• CommentRowNumber13.
    • CommentAuthorUrs
    • CommentTimeAug 20th 2016
    • (edited Aug 20th 2016)

    I’ve never really seen a convincing argument for any “the” reason why we see Orb GOrb_G.

    Isn’t “the” reason given by the GG-Whitehead theorem + Elmendorf’s theorem ?

    1. There is an evident notion of homotopy equivalence between GG-CW-complexes.

    2. by the G-Whitehead theorem this is equivalent to maps that are weak homotopy equivalences on all HH-fixed point spaces for all closed subgroups HH;

    3. by Elmendorf’s theorem this is equivalent to weak equivalences in the functor category over Orb GOrb_G.

    • CommentRowNumber14.
    • CommentAuthorMike Shulman
    • CommentTimeAug 20th 2016

    Sort of, but you still have to motivate your particular definition of GG-CW-complex, don’t you?

    • CommentRowNumber15.
    • CommentAuthorDavidRoberts
    • CommentTimeDec 3rd 2016

    Is there any sort of generalisation of Bredon cohomology from action groupoids to more general (nice) groupoids, say locally quotient groupoids? That is, does the abstract infinity-topos viewpoint allow something to be constructed?

    Carla Farsi told me that she and some others tried to develop this for proper Lie groupoids more or less by hand (or so I gather) without much success.

    • CommentRowNumber16.
    • CommentAuthorzskoda
    • CommentTimeDec 5th 2016

    Orbifold cohomology is related to Bredon cohomology, see works of Ruan et al.

    • CommentRowNumber17.
    • CommentAuthorUrs
    • CommentTimeJun 14th 2020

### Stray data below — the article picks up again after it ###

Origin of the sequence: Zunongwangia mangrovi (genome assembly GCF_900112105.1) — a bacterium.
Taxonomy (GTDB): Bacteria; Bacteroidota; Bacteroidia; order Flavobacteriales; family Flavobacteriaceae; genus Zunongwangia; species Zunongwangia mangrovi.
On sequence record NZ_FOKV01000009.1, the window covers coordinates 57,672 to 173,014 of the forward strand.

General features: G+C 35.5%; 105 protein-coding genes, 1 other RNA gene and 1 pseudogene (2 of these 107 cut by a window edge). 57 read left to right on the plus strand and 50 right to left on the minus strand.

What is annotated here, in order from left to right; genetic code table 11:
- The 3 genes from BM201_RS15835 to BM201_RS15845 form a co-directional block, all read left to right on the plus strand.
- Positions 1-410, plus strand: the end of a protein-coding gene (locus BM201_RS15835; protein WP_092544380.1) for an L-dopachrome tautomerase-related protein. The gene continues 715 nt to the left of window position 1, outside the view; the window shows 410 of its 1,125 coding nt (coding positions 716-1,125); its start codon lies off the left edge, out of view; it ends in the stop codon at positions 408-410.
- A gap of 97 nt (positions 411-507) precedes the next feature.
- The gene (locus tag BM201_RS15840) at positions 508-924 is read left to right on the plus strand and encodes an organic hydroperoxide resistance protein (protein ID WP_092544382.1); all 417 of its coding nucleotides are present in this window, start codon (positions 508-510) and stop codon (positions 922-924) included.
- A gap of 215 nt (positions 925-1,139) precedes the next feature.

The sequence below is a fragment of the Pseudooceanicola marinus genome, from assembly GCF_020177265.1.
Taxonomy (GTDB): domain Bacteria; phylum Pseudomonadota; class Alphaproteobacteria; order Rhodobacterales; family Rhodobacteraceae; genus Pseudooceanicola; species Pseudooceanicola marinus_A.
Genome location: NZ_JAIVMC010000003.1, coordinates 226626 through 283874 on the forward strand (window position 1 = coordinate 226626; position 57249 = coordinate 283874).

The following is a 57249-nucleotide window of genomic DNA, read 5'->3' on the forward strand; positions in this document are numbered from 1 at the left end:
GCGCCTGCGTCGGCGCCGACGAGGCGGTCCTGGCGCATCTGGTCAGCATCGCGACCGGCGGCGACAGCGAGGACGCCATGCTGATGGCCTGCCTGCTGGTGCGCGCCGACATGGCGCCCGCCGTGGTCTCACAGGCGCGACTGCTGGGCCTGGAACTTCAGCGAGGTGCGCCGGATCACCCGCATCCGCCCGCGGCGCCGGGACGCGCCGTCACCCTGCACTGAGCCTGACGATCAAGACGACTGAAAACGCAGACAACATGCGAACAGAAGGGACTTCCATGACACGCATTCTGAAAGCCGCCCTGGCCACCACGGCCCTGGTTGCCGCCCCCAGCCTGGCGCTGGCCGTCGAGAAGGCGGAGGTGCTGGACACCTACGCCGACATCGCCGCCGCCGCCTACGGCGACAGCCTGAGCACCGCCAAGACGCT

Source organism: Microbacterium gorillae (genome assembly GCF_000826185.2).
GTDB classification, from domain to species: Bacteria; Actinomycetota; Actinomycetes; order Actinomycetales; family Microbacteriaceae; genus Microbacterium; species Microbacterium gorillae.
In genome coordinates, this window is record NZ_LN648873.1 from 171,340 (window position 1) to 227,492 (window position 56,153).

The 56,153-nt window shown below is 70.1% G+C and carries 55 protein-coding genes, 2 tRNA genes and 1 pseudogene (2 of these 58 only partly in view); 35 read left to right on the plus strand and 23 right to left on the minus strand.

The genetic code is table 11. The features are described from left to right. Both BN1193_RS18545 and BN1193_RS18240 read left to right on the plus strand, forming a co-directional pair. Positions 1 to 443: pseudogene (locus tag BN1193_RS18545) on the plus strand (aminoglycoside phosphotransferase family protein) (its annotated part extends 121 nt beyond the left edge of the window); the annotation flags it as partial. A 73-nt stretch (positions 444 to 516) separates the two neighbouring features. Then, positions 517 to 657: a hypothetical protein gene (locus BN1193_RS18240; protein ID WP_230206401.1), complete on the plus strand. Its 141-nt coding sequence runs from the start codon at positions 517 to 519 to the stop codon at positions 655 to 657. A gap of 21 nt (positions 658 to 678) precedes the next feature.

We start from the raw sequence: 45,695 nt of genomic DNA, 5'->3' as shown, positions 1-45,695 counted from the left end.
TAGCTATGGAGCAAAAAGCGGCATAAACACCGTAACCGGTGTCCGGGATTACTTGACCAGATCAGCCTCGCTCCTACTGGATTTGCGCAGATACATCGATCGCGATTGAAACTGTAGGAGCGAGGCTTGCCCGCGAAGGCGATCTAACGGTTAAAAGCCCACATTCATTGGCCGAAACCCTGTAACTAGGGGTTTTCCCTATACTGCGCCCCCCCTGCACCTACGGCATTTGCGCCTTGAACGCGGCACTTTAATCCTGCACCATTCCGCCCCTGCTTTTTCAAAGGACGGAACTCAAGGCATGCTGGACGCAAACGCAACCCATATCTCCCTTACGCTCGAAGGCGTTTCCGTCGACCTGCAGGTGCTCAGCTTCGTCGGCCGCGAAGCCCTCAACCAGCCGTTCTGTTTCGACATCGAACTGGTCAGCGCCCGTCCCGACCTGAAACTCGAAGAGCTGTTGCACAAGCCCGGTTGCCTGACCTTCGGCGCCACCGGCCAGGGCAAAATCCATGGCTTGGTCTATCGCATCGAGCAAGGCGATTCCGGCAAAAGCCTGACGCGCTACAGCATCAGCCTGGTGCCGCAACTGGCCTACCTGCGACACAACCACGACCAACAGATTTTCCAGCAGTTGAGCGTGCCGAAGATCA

• (edited Jun 14th 2020)

    added these pointers to discussion of equivalence of Bredon cohomology of topological G-spaces XX to abelian sheaf cohomology of the topological quotient space X/GX/G with coefficients a “locally constant sheaf except for dependence on isotropy groups”:

    diff, v30, current

    • CommentRowNumber18.
    • CommentAuthorDavidRoberts
    • CommentTimeJun 14th 2020

    “locally constant sheaf except for dependence on isotropy groups”

    so a constructible sheaf?

    • CommentRowNumber19.
    • CommentAuthorUrs
    • CommentTimeJun 14th 2020

    Ah, right, thanks. Haven’t thought about this.

    • CommentRowNumber20.
    • CommentAuthorDavidRoberts
    • CommentTimeJun 14th 2020

    Some remarks:

    • Segal has a similar sheaf in his equivariant K-theory paper (prop 5.3), but it’s the sheafification of a presheaf defined using K-theory
    • The quotient of a manifold by a proper Lie group action (so with compact stabilisers) is nicely stratified by manifolds, and more generally so is the orbit space of a proper Lie groupoid
    • the constructibility will be with respect to this stratification.
    • CommentRowNumber21.
    • CommentAuthorUrs
    • CommentTimeJun 15th 2020

    If you want to go down that road now, allow me remark that, to my mind, the take-away message from traditional orbifold cohomology – references is, in contrast, that none of this business with funny coefficient sheaves on funny quotients is necessary if we’d just work with Bredon cohomology from the get-go. That’s what Honkasalo’s result says. And if we don’t (mis?)use sheaves on funny auxiliary space to encode genuine equivariance, we still have them available to do their real work on the geometrically meaningful spaces: namely to provide enhancement to differential equivariant cohomology.

    Of course I don’t know what piques your interest here. If you are just intrigued that Honkasalo’s and maybe Segal’s and other old results might be prettfied by being recast in the language of constructible sheaves then that might be worthwhile. On the other hand, you went to the thread on Bredon cohomology with this comment, so I am not sure what you are after.(?)

    • CommentRowNumber22.
    • CommentAuthorDavidRoberts
    • CommentTimeJun 15th 2020
    • (edited Jun 15th 2020)